It turned out Charlie's cargo Humvee was driven by a suicide jockey. He casually used reckless speed to dodge HMG & small arms fire as he went, arriving behind the Delta team right on cue. The hostages were bundled into their "battle taxi" and out of town, under the covering fire of the returning Little Birds.


A fast paced game, played to "Force on Force", using the "Day of the Rangers" supplement.

Many thanks to Chas for putting on the game and Mark, Charlie, Bob and Steve H for playing it in some style.

Now, where can you get parts for a Humvee round here?

Vince

Sunday, 12 August 2018

Hold the Pass - Augustus to Aurelian


So for those watching the progress of my new collection of figures on JJ's Wargames Dacian Wars based around Emperor Trajan's war in Dacia, the long awaited first game was played at the club yesterday with the units, less a few, created so far.

The game also gave a chance to get reacquainted with Augustus to Aurelian (AtoA), Phil Hendry's rules, together with a scenario entitled 'Hold the Pass' from the Warlord Games, 'Rome's Dacian Wars' scenario book.


The scenario depicts a likely small battle between a Roman supply column trying to make its way forward through one of the many Dacian mountain passes and running up against a Dacian blocking force intent on preventing the supplies reaching the front.


The Dacian force consisted of four warbands, one capwearer, one falx and two others randomised between lowlanders and regulars.

Alongside the heavy infantry, were two units of javelin and archer skirmishers and two 'scorpio' bolt shooters.



The Dacian stats table above shows the factors the players work with during the game referring to each column as required, starting with unit Size (L) large (M) medium, (S) small and (T) tiny, Movement in inches, Combat Dice showing the number of d10 to roll in hand to hand, Combat Attack factor indicating the column to be used on the combat/shooting table, similarly the same for Shooting and Shooting Attack factors for use in missile attacks, the Outlook factor indicating the number of hits the unit can take before becoming shaken and finally the Rating used to indicate the units likelihood of passing a reaction test, with the number needed to be rolled equal to or less than with 2d6 before additional factors.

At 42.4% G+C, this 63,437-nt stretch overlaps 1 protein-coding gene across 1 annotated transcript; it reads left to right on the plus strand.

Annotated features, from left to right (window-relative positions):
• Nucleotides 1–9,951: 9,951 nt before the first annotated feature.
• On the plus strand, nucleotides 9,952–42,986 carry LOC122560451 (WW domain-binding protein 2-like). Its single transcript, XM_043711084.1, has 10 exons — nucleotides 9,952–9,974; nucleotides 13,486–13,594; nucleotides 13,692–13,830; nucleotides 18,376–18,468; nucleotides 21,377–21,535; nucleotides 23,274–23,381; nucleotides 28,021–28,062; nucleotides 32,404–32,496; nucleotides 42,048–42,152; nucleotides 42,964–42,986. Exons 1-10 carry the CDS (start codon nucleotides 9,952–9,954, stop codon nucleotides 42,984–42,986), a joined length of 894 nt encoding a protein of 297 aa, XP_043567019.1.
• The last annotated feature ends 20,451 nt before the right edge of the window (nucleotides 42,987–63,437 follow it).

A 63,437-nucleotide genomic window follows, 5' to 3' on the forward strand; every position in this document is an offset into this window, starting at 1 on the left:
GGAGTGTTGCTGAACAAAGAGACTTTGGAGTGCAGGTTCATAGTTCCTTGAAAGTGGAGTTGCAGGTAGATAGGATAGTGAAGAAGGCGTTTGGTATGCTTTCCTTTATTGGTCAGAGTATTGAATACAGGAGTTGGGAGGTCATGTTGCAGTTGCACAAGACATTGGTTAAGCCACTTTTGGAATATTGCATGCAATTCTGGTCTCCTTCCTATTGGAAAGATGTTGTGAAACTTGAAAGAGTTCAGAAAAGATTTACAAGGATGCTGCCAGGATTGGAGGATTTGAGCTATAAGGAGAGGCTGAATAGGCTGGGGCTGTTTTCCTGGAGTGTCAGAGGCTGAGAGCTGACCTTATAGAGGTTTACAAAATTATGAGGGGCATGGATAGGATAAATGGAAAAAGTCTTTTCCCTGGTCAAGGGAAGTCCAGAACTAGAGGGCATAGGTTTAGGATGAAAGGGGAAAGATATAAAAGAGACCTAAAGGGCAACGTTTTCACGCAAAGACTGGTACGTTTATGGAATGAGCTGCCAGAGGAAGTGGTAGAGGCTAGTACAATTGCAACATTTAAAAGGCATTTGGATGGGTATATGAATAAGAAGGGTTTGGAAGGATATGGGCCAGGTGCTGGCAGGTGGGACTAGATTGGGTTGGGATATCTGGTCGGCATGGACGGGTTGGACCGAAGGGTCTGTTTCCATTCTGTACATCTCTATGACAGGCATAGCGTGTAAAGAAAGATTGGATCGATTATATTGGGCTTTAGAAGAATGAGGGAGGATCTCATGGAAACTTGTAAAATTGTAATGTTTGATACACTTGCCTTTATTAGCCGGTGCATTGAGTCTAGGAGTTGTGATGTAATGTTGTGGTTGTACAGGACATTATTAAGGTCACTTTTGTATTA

Note from the above that Scorpio crews aren't exactly designed to engage in hand to hand combat!

The Combat and Shooting table on which the relevant factor is used to find the column
against the armour class for the target. This generates a number to hit scored with a d10 roll equal to
 or less than the number. Additional factors can shift the column used either right or left

For comparison you can see the Roman force stats sheet for a force consisting of two cohorts of legionaries, one hardened veteran, two cohorts of auxiliaries randomly rolled for quality but with one turning up as hardened veteran.

This infantry core was accompanied by one archer and one slinger skirmish unit, one ala each of auxiliary cavalry, Praetorian cavalry and Numidian light cavalry, escorting two supply wagons.

The Romans were randomly tested for their experience levels with all the units testing as regular, except the auxiliary cavalry which were rated as 'Untried' and the Praetorian's who rated as 'Pseudo' awarded to guard units better suited to parade duties in Rome rather than being on the field of battle as an elite fighting force.

Also worth noting that the Numidian's only ever rate as regular or hardened veterans.


As you can see from the pictures of the table, the Dacian force is arrayed at one end of it, holding higher ground either side of the road pass and have built a barricade across the road.

The Romans are approaching from the other end escorting their wagons, intent on breaking through the block.

The armies organised into their respective divisions the game commences